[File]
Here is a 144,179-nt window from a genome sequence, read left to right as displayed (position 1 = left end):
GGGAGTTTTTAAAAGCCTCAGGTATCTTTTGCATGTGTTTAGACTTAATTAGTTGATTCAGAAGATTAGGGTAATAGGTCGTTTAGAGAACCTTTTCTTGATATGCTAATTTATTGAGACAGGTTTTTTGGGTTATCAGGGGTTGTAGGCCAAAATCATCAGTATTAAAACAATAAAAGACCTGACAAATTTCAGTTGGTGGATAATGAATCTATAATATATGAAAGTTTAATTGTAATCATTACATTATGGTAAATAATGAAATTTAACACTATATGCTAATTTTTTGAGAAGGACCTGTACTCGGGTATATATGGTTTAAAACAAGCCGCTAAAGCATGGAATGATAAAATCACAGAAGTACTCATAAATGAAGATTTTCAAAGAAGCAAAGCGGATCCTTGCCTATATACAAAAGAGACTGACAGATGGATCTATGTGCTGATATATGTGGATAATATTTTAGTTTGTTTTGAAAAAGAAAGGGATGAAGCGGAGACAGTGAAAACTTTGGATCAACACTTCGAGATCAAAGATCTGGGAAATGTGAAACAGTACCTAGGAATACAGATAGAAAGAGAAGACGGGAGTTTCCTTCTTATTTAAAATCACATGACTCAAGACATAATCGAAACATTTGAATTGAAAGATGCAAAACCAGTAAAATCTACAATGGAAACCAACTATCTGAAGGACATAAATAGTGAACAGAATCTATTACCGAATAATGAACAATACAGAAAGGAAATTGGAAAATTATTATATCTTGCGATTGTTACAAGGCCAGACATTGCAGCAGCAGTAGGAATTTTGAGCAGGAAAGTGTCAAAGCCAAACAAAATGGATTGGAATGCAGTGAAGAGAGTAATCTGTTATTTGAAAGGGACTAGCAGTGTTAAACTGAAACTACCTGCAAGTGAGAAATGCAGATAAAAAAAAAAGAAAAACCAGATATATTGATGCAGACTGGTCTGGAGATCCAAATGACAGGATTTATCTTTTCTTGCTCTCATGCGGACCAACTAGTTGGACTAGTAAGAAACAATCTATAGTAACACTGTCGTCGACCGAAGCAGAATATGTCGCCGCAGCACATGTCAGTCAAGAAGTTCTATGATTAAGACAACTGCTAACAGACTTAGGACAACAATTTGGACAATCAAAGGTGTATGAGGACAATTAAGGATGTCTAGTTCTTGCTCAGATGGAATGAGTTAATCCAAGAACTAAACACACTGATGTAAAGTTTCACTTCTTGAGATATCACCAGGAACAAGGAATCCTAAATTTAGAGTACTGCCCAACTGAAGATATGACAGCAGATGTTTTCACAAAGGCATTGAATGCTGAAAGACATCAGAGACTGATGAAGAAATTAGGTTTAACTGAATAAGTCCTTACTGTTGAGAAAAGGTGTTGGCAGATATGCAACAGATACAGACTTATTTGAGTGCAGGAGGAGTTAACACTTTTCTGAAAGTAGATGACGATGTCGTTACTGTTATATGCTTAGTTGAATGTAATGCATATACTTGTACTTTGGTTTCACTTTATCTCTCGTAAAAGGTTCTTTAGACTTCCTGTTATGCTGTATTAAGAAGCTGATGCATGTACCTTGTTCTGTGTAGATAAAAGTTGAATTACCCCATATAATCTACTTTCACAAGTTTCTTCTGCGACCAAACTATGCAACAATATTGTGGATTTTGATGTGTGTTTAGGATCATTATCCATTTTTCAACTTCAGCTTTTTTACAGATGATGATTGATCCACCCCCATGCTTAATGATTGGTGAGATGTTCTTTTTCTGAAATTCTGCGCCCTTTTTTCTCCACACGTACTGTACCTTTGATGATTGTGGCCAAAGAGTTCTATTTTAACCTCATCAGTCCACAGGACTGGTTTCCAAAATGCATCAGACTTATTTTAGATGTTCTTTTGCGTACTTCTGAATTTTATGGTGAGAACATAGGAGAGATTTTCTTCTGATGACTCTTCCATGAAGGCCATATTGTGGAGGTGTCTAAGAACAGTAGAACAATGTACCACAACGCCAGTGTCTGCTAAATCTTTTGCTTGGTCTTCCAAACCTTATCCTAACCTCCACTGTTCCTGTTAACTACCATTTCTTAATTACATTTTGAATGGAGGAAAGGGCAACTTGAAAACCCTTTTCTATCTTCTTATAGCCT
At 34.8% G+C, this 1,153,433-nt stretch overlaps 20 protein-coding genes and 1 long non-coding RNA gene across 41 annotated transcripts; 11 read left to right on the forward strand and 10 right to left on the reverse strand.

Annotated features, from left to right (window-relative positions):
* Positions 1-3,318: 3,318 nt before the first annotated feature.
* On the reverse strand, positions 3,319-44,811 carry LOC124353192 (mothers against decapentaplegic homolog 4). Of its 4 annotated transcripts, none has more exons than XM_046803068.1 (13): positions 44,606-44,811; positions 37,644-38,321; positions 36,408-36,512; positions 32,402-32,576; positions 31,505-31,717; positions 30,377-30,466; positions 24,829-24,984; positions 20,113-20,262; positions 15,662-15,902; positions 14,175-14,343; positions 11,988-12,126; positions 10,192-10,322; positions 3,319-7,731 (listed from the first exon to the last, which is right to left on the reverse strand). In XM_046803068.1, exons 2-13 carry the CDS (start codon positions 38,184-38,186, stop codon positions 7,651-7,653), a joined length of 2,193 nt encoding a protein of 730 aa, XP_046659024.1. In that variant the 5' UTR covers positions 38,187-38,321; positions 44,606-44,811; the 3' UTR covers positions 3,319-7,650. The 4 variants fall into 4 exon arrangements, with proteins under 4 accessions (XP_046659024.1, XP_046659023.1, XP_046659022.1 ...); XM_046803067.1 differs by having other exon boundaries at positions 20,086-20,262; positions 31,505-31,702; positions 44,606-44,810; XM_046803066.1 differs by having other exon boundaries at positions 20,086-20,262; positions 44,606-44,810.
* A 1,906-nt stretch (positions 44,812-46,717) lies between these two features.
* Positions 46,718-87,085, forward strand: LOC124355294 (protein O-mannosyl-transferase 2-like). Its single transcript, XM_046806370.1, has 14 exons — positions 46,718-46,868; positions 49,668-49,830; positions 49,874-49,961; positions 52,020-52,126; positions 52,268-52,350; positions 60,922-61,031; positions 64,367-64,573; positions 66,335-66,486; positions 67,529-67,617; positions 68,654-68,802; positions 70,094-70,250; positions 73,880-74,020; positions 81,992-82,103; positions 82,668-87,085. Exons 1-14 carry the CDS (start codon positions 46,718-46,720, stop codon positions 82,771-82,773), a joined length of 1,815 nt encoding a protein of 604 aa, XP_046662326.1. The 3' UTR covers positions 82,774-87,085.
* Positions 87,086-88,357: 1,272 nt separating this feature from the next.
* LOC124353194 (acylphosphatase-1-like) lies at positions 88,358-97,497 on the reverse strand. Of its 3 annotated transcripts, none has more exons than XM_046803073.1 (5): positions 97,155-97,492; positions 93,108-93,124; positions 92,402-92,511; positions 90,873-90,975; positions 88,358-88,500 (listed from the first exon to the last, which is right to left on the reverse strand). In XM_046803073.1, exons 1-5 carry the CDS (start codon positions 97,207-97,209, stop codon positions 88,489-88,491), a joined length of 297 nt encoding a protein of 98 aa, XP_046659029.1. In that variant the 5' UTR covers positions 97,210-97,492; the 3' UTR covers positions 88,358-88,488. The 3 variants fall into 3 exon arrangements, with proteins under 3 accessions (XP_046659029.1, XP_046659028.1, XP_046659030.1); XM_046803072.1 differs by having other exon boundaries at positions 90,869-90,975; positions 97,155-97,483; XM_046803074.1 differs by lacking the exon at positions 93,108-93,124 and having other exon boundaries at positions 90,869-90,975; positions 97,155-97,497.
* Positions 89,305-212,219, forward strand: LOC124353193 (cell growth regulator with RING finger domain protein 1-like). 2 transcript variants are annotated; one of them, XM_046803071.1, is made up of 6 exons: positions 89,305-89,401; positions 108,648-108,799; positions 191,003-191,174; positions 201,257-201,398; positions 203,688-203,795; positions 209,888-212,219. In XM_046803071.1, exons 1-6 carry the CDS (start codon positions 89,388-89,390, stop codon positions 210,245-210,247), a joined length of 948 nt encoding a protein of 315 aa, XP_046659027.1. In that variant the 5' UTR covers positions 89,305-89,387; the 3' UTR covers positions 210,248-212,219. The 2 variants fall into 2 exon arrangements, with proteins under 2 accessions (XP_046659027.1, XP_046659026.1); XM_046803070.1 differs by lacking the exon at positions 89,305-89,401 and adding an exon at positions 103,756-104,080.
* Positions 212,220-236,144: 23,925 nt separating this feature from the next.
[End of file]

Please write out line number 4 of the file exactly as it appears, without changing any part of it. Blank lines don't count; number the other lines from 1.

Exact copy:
Annotated features, from left to right (window-relative positions):